LANGUAGE in the Caribbean is not just a medium for expression; it portrays our cultural kaleidoscope and unveils our wealth of history. Colonialism and slavery embellished our culture and set the foundation for a variety of languages in the Caribbean.
Martinique’s official language is French. A significant number of individuals also make use of Martiniquan Creole French. Socio-linguistic profiles of Dominica show the existence of three languages: English, Dominican Creole and Kokoy Creole English. English is Dominica’s official language but Dominican Creole is also very prevalent.
Kokoy Creole English – an English-based Creole – is widespread in the northeast and west of Dominica. This language is mainly spoken in villages, which were once settled by Methodist missionaries, slaves and plantation owners from Antigua and other Leeward Islands in the last eighteenth century.
Carib language was at one time present in Dominica. Reports show that the last fluent Carib speaker died in the 1920s, but efforts are being made to revive the language. The majority of the people on Guadeloupe speak French and unofficially ‘Antillean Creole’: the language which ties the sister isles ‘Guadeloupe, Dominica, Martinique and Saint Lucia.
The languages dominate the island, and English-speaking visitors, at one time, were advised to carry a dictionary or review some French vocabulary if intending to visit. Today, the French teach English Language as a second language in schools and it is prevalent within the hotels. You will meet at least one/two persons on touristic escapades who can speak English.
This weekend, it’s all about a celebration of everything Creole in the Island Neighbours. We celebrate International Creole Day on October 28 each year. We sing, dance, cook and dress up in the name of our heritage. Bearing this in mind, Island Neighbours extend warm creole greetings to all citizens. What are you doing this Creole weekend? Tell us on Facebook: Island Neighbours.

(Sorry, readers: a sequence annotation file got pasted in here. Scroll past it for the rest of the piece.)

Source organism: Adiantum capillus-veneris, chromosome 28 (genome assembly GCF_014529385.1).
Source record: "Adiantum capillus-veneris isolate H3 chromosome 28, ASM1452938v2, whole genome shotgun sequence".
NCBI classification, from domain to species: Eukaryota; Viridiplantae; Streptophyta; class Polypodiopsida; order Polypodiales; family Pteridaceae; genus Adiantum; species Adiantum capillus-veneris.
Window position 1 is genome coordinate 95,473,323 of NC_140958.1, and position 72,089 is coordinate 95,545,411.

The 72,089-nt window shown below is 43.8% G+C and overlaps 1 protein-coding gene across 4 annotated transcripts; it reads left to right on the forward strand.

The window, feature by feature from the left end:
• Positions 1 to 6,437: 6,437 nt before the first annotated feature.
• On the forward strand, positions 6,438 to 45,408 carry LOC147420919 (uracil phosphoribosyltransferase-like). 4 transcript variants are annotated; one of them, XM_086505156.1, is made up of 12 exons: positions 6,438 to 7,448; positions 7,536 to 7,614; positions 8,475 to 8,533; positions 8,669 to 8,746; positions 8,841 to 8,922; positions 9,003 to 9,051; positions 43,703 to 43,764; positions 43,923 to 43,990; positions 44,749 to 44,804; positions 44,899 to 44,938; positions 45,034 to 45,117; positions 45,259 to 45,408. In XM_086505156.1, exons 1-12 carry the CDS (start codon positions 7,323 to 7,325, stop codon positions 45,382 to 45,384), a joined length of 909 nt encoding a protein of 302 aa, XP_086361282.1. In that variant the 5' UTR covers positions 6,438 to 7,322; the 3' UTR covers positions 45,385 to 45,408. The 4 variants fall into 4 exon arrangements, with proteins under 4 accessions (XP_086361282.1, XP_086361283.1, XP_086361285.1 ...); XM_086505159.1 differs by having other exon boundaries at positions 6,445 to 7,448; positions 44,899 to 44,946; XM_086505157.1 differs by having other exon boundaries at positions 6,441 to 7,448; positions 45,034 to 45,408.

The artist in you unravels in “LAMECA ‘Bettino Lara” the Caribbean multi-media library in Basse Terre, Guadeloupe. The library, birthed in 1997, is a project of the General Council of Guadeloupe. The accommodating library is geared to house the work of artist of the Caribbean populace. In 2005, it launched a mission of the collection of musical & dance traditions.
“Musée de la Vie D’antan”— Museum of past life — in Petit Canal, Guadeloupe portrays an exceptional exhibition to help future generations adapt to the past. This museum is the first of art and popular traditions of Guadeloupe and is a true reflection of the evolution of Guadeloupian behaviour. You will find objects from the 19th and 20th centuries and as far back as the time of the Amerindians. Take a trip to the Musee Regional D’histoire at D’ethnographie. Built in 1887, this museum houses a unique display of visual arts, jewels, traditional costumes and furniture.
Historical note! In May 2009, the French commenced offering Antillean Creole within their high schools in Caribbean islands, Guadeloupe and Martinique. The Alliance Francaise, which is housed in The Pyramid in St. Lucia, was also established in St. Kitts & Nevis, Dominica, Grenada, and St. Vincent & the Grenadines for promotion of French language and culture on the islands.
The introduction of the first slaves to the French Antilles took place in 1638. Did you know that the first European inhabitants on Dominica were French missionaries who came after France asserted ownership of the Nature Isle in 1635? Get to know your neighbours!
A bit of the French & Creole Language for the Visitor
French or Creole — Français ou créole – Fwanséébenkwéyòl
Good afternoon: Bonsoir/Bon après midi: Bonnapwémidi
How are you?: Comment allez-vous: Koumanouyé
My name is..: Je m’appelle…: Non mwensé
How old are you?: Quelâgeavez-vous: Ki lajouyé?
Goodbye/farewell: Au revoir: Oplèz
Please: S’ilvousplaît: Mèsi
Mister: Monsieur: Misyé
Madam: Madame: Madanm/Man
Miss: Mademoiselle: Madanm
See you soon: à bientôt: Mwen kay wè’wpli ta
I am fine: ça vabien: Mwenbyen